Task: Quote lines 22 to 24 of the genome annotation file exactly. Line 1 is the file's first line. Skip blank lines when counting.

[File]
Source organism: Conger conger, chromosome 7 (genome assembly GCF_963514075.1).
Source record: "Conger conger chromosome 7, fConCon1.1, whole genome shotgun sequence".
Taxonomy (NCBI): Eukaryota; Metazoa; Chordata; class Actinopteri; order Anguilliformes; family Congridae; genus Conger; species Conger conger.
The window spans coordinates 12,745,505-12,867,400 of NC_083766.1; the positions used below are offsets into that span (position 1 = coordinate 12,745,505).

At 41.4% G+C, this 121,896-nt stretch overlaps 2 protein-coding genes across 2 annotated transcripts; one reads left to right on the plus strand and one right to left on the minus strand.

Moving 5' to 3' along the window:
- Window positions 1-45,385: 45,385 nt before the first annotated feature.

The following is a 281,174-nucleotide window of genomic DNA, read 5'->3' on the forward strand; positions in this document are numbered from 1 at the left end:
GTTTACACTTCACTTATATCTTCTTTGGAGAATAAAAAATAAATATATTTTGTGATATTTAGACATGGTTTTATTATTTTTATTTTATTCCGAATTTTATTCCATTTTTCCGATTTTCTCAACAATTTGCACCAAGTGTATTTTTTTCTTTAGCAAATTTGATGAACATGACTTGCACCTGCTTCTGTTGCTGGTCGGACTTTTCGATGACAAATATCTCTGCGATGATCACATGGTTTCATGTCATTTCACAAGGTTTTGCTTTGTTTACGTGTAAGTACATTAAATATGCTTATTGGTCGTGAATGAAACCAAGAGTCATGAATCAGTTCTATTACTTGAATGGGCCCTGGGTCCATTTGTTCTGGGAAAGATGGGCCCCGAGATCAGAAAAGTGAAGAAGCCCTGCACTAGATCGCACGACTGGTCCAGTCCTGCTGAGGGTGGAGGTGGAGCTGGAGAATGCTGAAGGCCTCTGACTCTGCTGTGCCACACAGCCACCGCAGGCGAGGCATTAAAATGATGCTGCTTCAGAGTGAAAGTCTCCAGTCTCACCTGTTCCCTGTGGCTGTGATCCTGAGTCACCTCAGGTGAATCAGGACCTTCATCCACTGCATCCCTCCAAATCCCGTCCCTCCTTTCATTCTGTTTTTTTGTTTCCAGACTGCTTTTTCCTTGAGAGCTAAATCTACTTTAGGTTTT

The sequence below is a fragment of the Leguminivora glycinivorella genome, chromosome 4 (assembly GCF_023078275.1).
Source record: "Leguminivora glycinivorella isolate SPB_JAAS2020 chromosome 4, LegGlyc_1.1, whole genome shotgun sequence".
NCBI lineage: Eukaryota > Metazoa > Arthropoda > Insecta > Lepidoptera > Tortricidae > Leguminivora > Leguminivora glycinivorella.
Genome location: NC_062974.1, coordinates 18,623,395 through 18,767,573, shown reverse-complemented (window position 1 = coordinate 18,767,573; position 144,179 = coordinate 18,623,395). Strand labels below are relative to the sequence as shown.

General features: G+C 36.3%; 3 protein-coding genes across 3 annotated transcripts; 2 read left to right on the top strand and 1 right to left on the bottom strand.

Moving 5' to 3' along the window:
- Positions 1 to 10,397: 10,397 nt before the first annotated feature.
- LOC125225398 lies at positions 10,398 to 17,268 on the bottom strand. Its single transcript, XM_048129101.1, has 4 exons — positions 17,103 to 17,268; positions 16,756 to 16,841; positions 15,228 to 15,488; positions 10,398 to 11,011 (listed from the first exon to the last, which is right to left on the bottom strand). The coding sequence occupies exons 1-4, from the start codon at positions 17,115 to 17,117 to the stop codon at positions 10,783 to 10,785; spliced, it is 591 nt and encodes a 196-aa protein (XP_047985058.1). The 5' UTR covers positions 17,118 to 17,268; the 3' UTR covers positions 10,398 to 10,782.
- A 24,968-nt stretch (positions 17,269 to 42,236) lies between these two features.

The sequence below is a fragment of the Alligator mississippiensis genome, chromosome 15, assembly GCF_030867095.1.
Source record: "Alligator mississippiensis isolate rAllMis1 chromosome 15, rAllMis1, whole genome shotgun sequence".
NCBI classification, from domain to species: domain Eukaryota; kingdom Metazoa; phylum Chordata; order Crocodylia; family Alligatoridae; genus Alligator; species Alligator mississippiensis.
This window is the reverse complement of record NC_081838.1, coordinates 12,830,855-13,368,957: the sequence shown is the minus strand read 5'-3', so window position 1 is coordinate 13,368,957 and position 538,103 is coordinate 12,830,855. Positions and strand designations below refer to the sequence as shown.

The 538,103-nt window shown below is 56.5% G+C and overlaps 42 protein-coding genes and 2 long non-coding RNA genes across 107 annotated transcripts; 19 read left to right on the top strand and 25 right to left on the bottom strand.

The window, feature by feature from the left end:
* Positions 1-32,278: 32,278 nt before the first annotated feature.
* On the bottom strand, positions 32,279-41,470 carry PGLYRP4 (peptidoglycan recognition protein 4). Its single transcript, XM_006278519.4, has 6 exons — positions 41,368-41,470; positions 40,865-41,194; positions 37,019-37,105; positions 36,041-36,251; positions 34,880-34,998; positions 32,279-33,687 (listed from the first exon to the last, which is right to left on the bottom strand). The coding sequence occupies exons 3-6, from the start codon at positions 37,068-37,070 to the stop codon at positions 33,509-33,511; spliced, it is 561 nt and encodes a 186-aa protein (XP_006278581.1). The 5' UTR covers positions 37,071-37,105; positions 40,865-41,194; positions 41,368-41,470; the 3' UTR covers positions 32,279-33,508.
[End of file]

This window is the reverse complement of record NC_081838.1, coordinates 12,830,855-13,368,957: the sequence shown is the minus strand read 5'-3', so window position 1 is coordinate 13,368,957 and position 538,103 is coordinate 12,830,855. Positions and strand designations below refer to the sequence as shown.

The 538,103-nt window shown below is 56.5% G+C and overlaps 42 protein-coding genes and 2 long non-coding RNA genes across 107 annotated transcripts; 19 read left to right on the top strand and 25 right to left on the bottom strand.

The window, feature by feature from the left end: